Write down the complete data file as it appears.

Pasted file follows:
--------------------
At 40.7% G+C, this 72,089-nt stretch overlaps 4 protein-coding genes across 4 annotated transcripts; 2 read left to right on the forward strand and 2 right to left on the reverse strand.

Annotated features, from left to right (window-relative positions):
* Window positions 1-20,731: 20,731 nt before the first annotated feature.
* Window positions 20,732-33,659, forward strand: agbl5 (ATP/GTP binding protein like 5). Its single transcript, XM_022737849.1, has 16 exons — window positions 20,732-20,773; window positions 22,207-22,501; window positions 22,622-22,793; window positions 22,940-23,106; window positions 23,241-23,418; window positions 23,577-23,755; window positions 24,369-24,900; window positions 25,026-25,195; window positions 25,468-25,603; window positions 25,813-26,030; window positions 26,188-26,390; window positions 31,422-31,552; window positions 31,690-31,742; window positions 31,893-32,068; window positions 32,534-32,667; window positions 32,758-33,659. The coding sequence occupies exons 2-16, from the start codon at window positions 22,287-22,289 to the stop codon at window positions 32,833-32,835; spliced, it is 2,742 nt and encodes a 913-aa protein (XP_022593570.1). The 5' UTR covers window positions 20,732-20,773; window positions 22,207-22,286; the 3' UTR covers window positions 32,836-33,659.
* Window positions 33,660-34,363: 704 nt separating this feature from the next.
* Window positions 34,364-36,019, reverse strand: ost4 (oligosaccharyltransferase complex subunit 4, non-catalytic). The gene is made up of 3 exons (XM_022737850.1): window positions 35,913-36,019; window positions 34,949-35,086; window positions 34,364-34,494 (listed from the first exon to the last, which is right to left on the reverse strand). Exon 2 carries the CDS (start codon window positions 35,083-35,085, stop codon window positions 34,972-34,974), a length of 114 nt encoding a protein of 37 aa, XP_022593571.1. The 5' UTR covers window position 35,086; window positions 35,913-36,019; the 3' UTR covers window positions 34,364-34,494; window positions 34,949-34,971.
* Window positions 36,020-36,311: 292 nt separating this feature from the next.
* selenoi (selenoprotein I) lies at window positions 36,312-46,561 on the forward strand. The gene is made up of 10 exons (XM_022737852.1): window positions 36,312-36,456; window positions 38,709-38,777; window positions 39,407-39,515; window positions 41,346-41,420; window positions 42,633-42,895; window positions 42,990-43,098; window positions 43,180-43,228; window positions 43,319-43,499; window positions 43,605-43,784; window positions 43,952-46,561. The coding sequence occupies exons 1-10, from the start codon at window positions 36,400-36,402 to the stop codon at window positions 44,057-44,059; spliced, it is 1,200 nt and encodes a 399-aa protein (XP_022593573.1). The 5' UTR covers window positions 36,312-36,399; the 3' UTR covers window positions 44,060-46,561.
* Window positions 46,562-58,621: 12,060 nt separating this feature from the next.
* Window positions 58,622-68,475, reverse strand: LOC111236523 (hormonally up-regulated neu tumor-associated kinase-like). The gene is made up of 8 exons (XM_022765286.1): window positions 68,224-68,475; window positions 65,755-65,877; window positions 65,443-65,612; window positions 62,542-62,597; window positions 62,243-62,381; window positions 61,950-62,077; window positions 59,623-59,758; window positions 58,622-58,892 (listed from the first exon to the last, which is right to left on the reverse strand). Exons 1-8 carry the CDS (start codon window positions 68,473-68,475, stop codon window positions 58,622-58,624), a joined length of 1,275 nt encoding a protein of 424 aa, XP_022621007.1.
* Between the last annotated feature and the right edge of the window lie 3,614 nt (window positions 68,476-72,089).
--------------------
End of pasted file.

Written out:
At 40.7% G+C, this 72,089-nt stretch overlaps 4 protein-coding genes across 4 annotated transcripts; 2 read left to right on the forward strand and 2 right to left on the reverse strand.

Annotated features, from left to right (window-relative positions):
* Window positions 1-20,731: 20,731 nt before the first annotated feature.
* Window positions 20,732-33,659, forward strand: agbl5 (ATP/GTP binding protein like 5). Its single transcript, XM_022737849.1, has 16 exons — window positions 20,732-20,773; window positions 22,207-22,501; window positions 22,622-22,793; window positions 22,940-23,106; window positions 23,241-23,418; window positions 23,577-23,755; window positions 24,369-24,900; window positions 25,026-25,195; window positions 25,468-25,603; window positions 25,813-26,030; window positions 26,188-26,390; window positions 31,422-31,552; window positions 31,690-31,742; window positions 31,893-32,068; window positions 32,534-32,667; window positions 32,758-33,659. The coding sequence occupies exons 2-16, from the start codon at window positions 22,287-22,289 to the stop codon at window positions 32,833-32,835; spliced, it is 2,742 nt and encodes a 913-aa protein (XP_022593570.1). The 5' UTR covers window positions 20,732-20,773; window positions 22,207-22,286; the 3' UTR covers window positions 32,836-33,659.
* Window positions 33,660-34,363: 704 nt separating this feature from the next.
* Window positions 34,364-36,019, reverse strand: ost4 (oligosaccharyltransferase complex subunit 4, non-catalytic). The gene is made up of 3 exons (XM_022737850.1): window positions 35,913-36,019; window positions 34,949-35,086; window positions 34,364-34,494 (listed from the first exon to the last, which is right to left on the reverse strand). Exon 2 carries the CDS (start codon window positions 35,083-35,085, stop codon window positions 34,972-34,974), a length of 114 nt encoding a protein of 37 aa, XP_022593571.1. The 5' UTR covers window position 35,086; window positions 35,913-36,019; the 3' UTR covers window positions 34,364-34,494; window positions 34,949-34,971.
* Window positions 36,020-36,311: 292 nt separating this feature from the next.
* selenoi (selenoprotein I) lies at window positions 36,312-46,561 on the forward strand. The gene is made up of 10 exons (XM_022737852.1): window positions 36,312-36,456; window positions 38,709-38,777; window positions 39,407-39,515; window positions 41,346-41,420; window positions 42,633-42,895; window positions 42,990-43,098; window positions 43,180-43,228; window positions 43,319-43,499; window positions 43,605-43,784; window positions 43,952-46,561. The coding sequence occupies exons 1-10, from the start codon at window positions 36,400-36,402 to the stop codon at window positions 44,057-44,059; spliced, it is 1,200 nt and encodes a 399-aa protein (XP_022593573.1). The 5' UTR covers window positions 36,312-36,399; the 3' UTR covers window positions 44,060-46,561.
* Window positions 46,562-58,621: 12,060 nt separating this feature from the next.
* Window positions 58,622-68,475, reverse strand: LOC111236523 (hormonally up-regulated neu tumor-associated kinase-like). The gene is made up of 8 exons (XM_022765286.1): window positions 68,224-68,475; window positions 65,755-65,877; window positions 65,443-65,612; window positions 62,542-62,597; window positions 62,243-62,381; window positions 61,950-62,077; window positions 59,623-59,758; window positions 58,622-58,892 (listed from the first exon to the last, which is right to left on the reverse strand). Exons 1-8 carry the CDS (start codon window positions 68,473-68,475, stop codon window positions 58,622-58,624), a joined length of 1,275 nt encoding a protein of 424 aa, XP_022621007.1.
* Between the last annotated feature and the right edge of the window lie 3,614 nt (window positions 68,476-72,089).